Iranians Executing Hundreds Each Year for Drug Trafficking
Hundreds of Iranians -- 670 in 1991 alone -- are being executed each year by the Iranian government for trafficking in opium, heroin, or hashish, according to a 1992 United Nations report cited in a recent news story. Meanwhile, thousands of others receive lengthy prison sentences meted out by strict Islamic courts with none of the judicial safeguards recognized in the West (Caryle Murphy, "Islamic Iran Wages War On Drug Abuse: Rehabilitation Centers, Prisons Have Equal Roles,"; "Islamic Drug Court Blends Sternness, Informality," Washington Post, 3/3/93, A19).
Prior to the Islamic revolution, Iran followed a moderate policy towards addicts, providing methadone and treating casual opium smoking as a minor vice. But since the 1979 revolution, the government has eliminated methadone maintenance and has treated all drug use as a crime.
Information provided by the Iranian government is not verifiable, but it reported almost 61,000 "addicts" -- their term for any drug user, casual or habitual -- were arrested from March 1991 to March 1992. The government reported that fewer than 36,000 were arrested in the 11 months prior to February 1993. Most drug offenders are opium smokers, a traditional mode of ingestion in the Middle and Far East. While the Iranian government estimates that it has no more than 500,000 addicts, some Western observers put the actual figure at around 2 million, contending the Iranian government downplays the problem as inconsistent with the Government's projected image of a happy theocracy.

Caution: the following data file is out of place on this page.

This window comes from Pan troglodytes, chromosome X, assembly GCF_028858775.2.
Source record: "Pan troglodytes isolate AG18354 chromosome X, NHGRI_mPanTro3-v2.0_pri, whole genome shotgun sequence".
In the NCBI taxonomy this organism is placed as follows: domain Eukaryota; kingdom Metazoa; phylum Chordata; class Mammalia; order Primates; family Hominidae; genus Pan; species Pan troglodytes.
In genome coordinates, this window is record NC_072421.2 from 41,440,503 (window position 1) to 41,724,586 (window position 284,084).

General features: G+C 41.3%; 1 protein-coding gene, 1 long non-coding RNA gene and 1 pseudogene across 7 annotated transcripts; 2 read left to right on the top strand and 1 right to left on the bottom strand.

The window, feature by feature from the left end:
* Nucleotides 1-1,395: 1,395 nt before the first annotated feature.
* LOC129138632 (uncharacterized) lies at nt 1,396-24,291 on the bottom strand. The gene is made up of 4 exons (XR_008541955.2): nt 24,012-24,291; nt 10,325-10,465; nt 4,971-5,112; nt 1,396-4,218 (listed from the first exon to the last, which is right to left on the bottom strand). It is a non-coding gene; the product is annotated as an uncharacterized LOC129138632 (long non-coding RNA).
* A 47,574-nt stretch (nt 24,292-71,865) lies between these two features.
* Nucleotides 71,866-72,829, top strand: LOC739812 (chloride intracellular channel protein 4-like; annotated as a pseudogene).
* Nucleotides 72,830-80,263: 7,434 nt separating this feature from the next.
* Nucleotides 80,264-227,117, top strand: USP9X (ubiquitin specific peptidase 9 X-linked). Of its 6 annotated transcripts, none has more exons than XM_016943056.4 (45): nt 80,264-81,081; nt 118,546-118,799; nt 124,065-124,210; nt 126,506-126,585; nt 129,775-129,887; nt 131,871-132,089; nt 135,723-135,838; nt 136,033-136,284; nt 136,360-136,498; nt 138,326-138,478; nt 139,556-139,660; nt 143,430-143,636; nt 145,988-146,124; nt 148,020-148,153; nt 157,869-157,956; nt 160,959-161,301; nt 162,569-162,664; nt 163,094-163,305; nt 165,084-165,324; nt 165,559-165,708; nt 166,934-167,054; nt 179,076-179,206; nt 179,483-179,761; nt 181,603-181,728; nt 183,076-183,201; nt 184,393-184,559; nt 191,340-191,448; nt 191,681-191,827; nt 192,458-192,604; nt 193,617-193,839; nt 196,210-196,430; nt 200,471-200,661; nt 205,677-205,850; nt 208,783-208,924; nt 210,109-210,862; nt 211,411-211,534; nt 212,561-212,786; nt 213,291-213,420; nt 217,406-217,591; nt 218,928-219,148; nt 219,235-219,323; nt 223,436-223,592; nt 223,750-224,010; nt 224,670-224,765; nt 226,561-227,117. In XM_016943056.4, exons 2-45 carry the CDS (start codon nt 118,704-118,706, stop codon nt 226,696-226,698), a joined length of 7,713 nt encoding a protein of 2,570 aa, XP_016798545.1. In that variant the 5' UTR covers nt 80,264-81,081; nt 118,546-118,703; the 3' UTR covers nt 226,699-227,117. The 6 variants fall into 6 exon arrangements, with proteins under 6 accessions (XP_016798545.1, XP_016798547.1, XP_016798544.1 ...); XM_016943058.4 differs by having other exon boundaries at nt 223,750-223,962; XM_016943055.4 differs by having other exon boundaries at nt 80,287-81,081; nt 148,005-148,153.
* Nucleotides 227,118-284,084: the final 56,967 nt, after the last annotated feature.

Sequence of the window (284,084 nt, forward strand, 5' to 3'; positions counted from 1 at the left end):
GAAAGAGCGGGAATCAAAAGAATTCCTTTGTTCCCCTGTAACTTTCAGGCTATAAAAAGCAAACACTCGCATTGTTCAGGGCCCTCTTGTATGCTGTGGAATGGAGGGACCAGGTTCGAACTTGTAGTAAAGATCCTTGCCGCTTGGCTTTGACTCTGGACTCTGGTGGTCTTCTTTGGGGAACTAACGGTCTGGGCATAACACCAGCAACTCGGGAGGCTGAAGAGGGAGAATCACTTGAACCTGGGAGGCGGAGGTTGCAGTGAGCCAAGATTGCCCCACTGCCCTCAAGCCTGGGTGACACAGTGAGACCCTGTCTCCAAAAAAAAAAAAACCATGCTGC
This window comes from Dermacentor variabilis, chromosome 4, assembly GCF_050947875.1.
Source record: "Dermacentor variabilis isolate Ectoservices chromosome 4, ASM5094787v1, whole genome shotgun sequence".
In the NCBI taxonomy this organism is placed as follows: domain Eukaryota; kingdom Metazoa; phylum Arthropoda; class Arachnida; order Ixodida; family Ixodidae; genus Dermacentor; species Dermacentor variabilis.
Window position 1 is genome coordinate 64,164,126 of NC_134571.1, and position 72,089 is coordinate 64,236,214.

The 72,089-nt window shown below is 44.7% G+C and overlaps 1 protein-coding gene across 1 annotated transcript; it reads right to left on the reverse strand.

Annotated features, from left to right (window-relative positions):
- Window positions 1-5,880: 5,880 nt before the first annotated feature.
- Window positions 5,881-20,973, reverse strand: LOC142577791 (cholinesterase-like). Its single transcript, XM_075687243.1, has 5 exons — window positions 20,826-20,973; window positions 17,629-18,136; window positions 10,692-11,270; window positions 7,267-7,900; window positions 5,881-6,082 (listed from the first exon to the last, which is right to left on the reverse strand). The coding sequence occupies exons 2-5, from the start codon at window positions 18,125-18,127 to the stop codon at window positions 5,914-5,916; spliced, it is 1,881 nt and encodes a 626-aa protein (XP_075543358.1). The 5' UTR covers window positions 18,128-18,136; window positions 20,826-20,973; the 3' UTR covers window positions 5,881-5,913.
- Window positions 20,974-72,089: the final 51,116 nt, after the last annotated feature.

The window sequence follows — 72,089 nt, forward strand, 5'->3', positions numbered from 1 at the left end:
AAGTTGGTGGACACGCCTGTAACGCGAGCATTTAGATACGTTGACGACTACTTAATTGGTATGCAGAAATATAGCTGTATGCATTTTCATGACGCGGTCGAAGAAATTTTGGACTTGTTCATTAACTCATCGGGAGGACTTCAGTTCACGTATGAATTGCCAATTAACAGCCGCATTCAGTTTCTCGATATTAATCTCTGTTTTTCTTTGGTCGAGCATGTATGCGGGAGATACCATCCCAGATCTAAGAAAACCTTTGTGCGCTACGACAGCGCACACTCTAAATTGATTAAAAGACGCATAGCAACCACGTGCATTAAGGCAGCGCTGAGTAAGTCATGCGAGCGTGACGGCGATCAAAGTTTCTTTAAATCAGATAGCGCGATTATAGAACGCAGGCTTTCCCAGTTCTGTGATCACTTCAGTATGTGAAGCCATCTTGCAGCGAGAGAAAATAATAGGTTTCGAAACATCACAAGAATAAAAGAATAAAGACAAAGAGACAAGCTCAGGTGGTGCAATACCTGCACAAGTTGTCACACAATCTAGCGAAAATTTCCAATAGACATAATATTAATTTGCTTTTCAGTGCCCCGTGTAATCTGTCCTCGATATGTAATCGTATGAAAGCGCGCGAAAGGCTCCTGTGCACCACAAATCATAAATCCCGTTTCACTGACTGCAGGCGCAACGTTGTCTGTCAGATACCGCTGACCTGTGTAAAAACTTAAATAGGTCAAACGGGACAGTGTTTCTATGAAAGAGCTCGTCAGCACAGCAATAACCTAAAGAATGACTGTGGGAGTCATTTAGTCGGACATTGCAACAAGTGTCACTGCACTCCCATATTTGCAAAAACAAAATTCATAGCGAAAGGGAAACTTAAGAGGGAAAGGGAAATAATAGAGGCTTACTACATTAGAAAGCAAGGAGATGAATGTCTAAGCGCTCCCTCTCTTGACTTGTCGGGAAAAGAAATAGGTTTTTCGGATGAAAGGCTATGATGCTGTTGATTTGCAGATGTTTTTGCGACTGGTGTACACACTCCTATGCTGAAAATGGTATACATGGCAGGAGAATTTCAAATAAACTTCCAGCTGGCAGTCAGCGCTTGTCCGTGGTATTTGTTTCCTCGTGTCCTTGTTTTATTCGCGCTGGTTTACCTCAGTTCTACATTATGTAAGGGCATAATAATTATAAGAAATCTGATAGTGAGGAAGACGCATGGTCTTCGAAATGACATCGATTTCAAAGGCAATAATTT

Large quantities of opium and morphine base, from which heroin is made, flow through Iran from neighboring Afghanistan and Pakistan. Opiate drugs are extremely cheap by Western standards, selling for about the price of sugar, according to a Western traveler cited by the Post.
The Iranian Islamic courts have been denounced by U.N. and Western human rights monitors, prompting complaints from some Iranians that they are being criticized for taking efforts to curtail a drug trade driven by European and Western appetites. One Iranian clergyman told the Post that the West should express gratitude rather than criticize Iran for failing to respect human rights.